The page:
Guest essay by Eric Worrall
h/t Clarky of Oz; Australia’s parched Eastern states are finally seeing a little rain, but this is bad news for climate change according to the Sydney Morning Herald.
Drought-breaking rain likely to cause greenhouse emissions to rise
By Mike Foley
January 16, 2020 — 9.30pm
Australia’s greenhouse gas emissions are likely to rise if there is a break in the intense drought in eastern Australia, sinking the Morrison government’s goal of lowering emissions in the short term.
The agriculture sector did most of the heavy lifting in emissions reduction in the year ending May 2019, falling by 4.2 million tonnes to 67.4 million tonnes. It reduced the sector’s greenhouse contribution by 5.87 per cent, compared to the electricity sector’s 1.15 per cent reduction.
“That big drop in agriculture was twice the emissions reduction that came from the record rollout of renewables. But it’s all built on the suffering of Australia’s farmers under drought,” Climate Council senior researcher Tim Baxter said.
The weather outlook is improving and the livestock sector is poised to rebound swiftly when the drought breaks.
“A break in the drought could push our emissions so they are again trending upwards,” Australian National University Climate Change Institute Professor Mark Howden said.
Professor Howden said while Australia’s emissions were “almost flatlining”, when the drought finally broke livestock emissions would likely rise by 4 million tonnes a year.
“Farmers will as quickly as possible build up their breeding herd and this will result in a rapid increase in recorded greenhouse gas emissions,” he said.
“During drought animals’ feed intake is likely to have dropped and that further reduces emissions. When it breaks cattle are likely to eat a lot more and increase emissions.”
Read more: https://www.smh.com.au/politics/federal/drought-breaking-rain-likely-to-cause-greenhouse-emissions-to-rise-20200116-p53rze.html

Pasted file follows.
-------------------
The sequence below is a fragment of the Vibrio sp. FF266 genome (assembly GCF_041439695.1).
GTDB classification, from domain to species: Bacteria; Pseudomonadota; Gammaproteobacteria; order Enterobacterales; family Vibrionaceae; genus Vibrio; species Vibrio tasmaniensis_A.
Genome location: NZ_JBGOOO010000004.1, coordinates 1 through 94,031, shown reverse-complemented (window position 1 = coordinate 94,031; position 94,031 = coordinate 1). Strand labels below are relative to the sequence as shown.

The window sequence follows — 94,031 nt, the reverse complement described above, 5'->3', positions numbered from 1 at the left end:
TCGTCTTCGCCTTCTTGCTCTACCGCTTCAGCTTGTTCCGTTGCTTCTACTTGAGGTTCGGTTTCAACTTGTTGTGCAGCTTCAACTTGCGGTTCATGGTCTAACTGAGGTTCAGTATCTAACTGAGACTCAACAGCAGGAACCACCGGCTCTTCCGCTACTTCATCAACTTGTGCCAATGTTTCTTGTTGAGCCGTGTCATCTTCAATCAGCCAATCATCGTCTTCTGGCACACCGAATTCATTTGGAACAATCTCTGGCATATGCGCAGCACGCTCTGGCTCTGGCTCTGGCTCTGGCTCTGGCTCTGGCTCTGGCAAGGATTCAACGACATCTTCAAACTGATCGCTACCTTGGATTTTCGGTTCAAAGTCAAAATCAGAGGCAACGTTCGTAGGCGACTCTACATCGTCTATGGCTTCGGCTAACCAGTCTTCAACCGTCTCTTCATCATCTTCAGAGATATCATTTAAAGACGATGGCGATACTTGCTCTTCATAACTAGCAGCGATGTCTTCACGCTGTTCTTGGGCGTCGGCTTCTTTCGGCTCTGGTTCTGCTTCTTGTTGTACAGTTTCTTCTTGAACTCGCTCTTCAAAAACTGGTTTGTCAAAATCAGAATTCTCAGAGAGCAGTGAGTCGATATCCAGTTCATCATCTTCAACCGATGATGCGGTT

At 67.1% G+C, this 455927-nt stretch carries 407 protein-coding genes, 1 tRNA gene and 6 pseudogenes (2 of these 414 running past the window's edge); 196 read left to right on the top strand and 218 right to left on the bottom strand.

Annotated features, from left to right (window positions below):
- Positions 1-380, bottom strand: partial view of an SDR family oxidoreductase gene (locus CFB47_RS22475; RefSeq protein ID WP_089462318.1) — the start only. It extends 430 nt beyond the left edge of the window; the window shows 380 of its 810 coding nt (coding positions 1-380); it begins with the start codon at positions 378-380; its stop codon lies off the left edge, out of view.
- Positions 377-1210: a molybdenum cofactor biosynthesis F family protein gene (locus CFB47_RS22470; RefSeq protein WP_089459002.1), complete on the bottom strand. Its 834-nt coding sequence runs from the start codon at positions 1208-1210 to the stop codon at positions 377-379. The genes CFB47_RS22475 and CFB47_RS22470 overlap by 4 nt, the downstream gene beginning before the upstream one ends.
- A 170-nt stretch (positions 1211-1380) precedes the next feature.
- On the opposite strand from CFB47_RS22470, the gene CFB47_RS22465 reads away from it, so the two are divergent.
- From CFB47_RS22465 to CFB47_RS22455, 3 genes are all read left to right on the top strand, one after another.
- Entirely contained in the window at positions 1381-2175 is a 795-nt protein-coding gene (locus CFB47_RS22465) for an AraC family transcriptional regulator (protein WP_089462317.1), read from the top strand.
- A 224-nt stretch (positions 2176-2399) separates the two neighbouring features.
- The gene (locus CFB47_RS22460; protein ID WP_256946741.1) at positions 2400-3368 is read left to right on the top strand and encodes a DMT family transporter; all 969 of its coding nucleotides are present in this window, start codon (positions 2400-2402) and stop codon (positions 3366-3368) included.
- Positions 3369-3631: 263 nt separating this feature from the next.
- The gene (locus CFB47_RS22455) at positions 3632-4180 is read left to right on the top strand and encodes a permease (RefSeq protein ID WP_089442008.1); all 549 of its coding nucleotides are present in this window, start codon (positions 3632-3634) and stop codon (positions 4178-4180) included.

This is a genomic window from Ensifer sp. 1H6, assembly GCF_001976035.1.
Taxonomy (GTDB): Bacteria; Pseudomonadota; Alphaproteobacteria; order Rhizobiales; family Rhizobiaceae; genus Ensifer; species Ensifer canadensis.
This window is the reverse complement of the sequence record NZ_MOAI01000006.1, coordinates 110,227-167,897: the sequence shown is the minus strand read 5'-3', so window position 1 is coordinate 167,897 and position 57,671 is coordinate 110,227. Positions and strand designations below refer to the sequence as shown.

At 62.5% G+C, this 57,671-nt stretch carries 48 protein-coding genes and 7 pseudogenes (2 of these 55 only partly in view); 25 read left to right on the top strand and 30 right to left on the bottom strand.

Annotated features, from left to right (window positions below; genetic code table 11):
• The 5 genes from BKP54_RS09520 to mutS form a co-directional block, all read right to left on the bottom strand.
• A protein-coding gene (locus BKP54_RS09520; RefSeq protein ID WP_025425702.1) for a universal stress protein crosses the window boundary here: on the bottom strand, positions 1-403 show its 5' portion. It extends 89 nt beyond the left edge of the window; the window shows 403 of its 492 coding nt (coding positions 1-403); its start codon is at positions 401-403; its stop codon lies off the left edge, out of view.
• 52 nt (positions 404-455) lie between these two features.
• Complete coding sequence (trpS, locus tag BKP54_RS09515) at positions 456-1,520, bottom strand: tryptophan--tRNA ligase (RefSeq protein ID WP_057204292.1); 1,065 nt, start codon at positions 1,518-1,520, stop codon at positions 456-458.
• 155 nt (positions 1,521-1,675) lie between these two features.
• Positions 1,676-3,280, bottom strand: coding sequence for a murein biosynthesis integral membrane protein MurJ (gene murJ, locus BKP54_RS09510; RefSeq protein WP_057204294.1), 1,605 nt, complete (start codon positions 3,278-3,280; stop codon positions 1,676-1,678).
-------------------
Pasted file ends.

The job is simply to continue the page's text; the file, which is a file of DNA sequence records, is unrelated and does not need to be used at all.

Not to be outdone, the Conversation lead with a story about the drought breaking rain poisoning the nation’s river systems.
The sweet relief of rain after bushfires threaten disaster for our rivers
Fire debris flowing into the Murray-Darling Basin will exacerbate the risk of fish and other aquatic life dying en masse
Paul McInerney Research scientist, CSIRO
Gavin Rees Principal Research Scientist, CSIRO
Klaus Joehnk Senior research scientist, CSIRO
When heavy rainfall eventually extinguishes the flames ravaging south-east Australia, another ecological threat will arise. Sediment, ash and debris washing into our waterways, particularly in the Murray-Darling Basin, may decimate aquatic life.
We’ve seen this before. Following 2003 bushfires in Victoria’s alpine region, water filled with sediment and debris (known as sediment slugs) flowed into rivers and lakes, heavily reducing fish populations. We’ll likely see it again after this season’s bushfire emergency.
Large areas of north-east Victoria have been burnt. While this region accounts only for 2% of the Murray-Darling Basin’s entire land area, water flowing in from north-east Victorian streams (also known as in-flow) contributes 38% of overall in-flows into the Murray-Darling Basin.
Fire debris flowing into the Murray-Darling Basin will exacerbate the risk of fish and other aquatic life dying en masse, as witnessed in previous years.
Read more: https://theconversation.com/the-sweet-relief-of-rain-after-bushfires-threatens-disaster-for-our-rivers-129449
Obviously the waterways will rapidly recover from any contamination, as rains wash the sediment away, as they have always recovered for thousands of years in the wake of bushfires much larger than the present day. Even the total sterilisation of a waterway through pollution cannot prevent its eventual recovery.
But you would be unlikely to learn that by reading the public statements of the CSIRO, or by reading The Conversation or the Sydney Morning Herald.
It seems difficult to believe there was once a time, long ago, when Aussie taxpayer funded scientists thought their job had something to do with improving people’s lives. They used to believe increased agricultural production or the breaking of a savage drought were events to celebrate, not opportunities to express their misery and distress.
Credit: Source link